The total value, or equity value, is then the sum of the present value of the future cash flows, which in this case is US$24b. To get the intrinsic value per share, we divide this by the total number of shares outstanding. Compared to the current share price of AU$16.5, the company appears a touch undervalued at a 23% discount to where the stock price trades currently. Remember though, that this is just an approximate valuation, and like any complex formula - garbage in, garbage out.

dcf
dcf

The assumptions

The calculation above is very dependent on two assumptions. The first is the discount rate and the other is the cash flows. If you don't agree with these result, have a go at the calculation yourself and play with the assumptions. The DCF also does not consider the possible cyclicality of an industry, or a company's future capital requirements, so it does not give a full picture of a company's potential performance. Given that we are looking at Amcor as potential shareholders, the cost of equity is used as the discount rate, rather than the cost of capital (or weighted average cost of capital, WACC) which accounts for debt. In this calculation we've used 6.4%, which is based on a levered beta of 0.942. Beta is a measure of a stock's volatility, compared to the market as a whole. We get our beta from the industry average beta of globally comparable companies, with an imposed limit between 0.8 and 2.0, which is a reasonable range for a stable business.

Next Steps:

Although the valuation of a company is important, it ideally won't be the sole piece of analysis you scrutinize for a company. DCF models are not the be-all and end-all of investment valuation. Preferably you'd apply different cases and assumptions and see how they would impact the company's valuation. For example, changes in the company's cost of equity or the risk free rate can significantly impact the valuation. Can we work out why the company is trading at a discount to intrinsic value? For Amcor, we've compiled three further elements you should assess:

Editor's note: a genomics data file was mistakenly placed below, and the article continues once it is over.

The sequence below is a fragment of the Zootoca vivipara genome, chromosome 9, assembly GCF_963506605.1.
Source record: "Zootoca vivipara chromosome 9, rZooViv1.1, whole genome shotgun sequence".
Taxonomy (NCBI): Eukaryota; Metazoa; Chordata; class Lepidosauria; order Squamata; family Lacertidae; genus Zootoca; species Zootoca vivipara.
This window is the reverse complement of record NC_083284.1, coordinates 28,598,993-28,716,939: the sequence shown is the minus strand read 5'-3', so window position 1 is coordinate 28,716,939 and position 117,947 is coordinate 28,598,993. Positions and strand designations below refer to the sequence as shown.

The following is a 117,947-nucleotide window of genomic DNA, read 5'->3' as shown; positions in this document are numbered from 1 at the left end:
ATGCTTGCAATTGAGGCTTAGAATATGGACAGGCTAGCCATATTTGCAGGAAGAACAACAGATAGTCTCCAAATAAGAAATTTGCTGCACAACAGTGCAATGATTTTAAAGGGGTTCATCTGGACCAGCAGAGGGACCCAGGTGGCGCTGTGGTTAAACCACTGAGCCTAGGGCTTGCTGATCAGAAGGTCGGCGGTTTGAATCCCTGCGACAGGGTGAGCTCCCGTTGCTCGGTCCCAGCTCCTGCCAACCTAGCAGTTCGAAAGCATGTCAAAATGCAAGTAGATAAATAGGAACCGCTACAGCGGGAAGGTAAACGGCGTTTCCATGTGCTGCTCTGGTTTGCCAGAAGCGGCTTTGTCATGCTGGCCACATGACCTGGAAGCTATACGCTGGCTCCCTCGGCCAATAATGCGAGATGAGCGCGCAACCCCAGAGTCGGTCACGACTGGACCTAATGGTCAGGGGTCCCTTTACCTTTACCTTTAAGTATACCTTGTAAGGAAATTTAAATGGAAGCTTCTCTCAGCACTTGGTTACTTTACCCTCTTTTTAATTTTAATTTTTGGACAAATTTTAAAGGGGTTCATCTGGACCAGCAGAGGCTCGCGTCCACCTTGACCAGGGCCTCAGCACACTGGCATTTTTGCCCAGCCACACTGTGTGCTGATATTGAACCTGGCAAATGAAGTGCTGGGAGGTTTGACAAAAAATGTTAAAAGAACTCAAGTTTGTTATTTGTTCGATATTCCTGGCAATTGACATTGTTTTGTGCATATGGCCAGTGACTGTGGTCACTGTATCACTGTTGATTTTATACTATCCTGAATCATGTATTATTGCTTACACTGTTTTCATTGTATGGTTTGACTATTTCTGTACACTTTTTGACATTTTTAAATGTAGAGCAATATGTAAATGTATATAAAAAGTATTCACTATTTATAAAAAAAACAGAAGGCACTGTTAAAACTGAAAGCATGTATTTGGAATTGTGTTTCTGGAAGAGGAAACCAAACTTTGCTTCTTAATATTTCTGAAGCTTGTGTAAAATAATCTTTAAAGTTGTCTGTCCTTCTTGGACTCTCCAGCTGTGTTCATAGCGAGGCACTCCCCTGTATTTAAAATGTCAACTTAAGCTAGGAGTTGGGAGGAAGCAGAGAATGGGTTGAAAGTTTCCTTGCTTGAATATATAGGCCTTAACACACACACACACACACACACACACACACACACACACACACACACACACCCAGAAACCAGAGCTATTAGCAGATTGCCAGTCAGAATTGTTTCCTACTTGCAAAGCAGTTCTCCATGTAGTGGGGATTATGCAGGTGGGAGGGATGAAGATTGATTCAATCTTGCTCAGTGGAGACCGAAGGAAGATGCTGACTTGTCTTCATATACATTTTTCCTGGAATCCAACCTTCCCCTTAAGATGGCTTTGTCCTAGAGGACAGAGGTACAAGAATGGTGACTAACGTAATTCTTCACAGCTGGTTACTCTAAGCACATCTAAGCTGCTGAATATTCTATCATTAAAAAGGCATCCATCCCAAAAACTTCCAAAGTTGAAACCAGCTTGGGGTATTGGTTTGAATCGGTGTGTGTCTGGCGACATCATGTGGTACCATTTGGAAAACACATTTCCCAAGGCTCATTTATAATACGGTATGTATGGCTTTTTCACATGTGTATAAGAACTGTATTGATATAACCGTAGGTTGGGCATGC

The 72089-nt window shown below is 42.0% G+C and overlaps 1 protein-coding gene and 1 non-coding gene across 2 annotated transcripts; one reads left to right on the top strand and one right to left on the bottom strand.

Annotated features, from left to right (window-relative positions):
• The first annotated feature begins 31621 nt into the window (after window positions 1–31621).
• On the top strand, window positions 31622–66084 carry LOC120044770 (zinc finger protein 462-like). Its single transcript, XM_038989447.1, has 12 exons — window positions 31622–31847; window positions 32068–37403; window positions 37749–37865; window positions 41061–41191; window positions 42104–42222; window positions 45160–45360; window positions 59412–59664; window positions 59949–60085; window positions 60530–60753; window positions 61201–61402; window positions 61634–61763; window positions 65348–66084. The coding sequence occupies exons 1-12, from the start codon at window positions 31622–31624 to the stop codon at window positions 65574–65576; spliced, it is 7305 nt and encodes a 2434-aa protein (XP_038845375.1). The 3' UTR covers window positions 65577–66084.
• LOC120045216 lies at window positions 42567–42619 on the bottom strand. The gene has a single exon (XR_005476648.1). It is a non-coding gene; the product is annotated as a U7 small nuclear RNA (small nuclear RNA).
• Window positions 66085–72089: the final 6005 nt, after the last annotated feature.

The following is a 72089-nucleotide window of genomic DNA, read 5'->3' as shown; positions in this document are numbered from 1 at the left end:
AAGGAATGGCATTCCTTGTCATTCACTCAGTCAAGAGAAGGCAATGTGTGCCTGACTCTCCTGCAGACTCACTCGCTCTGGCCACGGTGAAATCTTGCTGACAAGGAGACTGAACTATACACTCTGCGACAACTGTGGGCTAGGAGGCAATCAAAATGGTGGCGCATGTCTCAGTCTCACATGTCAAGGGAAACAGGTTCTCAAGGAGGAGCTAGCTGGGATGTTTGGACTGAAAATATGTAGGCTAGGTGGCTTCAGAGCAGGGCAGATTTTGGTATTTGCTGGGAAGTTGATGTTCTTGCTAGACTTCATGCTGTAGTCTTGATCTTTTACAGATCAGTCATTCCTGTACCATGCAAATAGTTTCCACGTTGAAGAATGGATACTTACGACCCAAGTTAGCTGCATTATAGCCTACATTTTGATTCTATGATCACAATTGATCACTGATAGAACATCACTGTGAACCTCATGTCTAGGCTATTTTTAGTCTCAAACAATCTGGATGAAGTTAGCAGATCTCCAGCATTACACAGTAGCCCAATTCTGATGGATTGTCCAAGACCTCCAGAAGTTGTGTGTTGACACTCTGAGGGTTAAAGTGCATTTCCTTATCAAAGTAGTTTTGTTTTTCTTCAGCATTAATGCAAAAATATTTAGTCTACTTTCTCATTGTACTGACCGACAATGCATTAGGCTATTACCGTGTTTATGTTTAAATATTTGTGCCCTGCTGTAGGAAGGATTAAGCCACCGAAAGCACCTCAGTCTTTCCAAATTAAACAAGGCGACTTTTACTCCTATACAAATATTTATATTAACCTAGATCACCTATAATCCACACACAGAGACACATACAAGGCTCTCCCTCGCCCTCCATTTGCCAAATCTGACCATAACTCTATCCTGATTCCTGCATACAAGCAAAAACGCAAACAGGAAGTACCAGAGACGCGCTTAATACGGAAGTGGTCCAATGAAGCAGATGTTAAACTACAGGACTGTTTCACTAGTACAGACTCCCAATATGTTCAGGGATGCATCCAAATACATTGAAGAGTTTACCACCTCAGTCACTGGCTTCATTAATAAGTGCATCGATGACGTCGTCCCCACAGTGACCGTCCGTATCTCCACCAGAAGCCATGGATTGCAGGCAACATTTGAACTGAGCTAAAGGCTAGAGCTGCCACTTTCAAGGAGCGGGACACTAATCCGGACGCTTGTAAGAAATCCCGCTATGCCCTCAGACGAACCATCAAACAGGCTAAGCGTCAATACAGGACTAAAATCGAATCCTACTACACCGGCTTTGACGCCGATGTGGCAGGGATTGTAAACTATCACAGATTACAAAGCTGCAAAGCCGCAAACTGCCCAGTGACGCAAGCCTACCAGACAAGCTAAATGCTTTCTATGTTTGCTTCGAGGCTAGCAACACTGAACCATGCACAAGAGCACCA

1. Risks: You should be aware of the 2 warning signs for Amcor we've uncovered before considering an investment in the company.

  2. Future Earnings: How does AMC's growth rate compare to its peers and the wider market? Dig deeper into the analyst consensus number for the upcoming years by interacting with our free analyst growth expectation chart.

  3. Other High Quality Alternatives: Do you like a good all-rounder? Explore our interactive list of high quality stocks to get an idea of what else is out there you may be missing!

PS. The Simply Wall St app conducts a discounted cash flow valuation for every stock on the ASX every day. If you want to find the calculation for other stocks just search here.

This article by Simply Wall St is general in nature. We provide commentary based on historical data and analyst forecasts only using an unbiased methodology and our articles are not intended to be financial advice. It does not constitute a recommendation to buy or sell any stock, and does not take account of your objectives, or your financial situation. We aim to bring you long-term focused analysis driven by fundamental data. Note that our analysis may not factor in the latest price-sensitive company announcements or qualitative material. Simply Wall St has no position in any stocks mentioned.

Have feedback on this article? Concerned about the content? Get in touch with us directly. Alternatively, email editorial-team (at) simplywallst.com.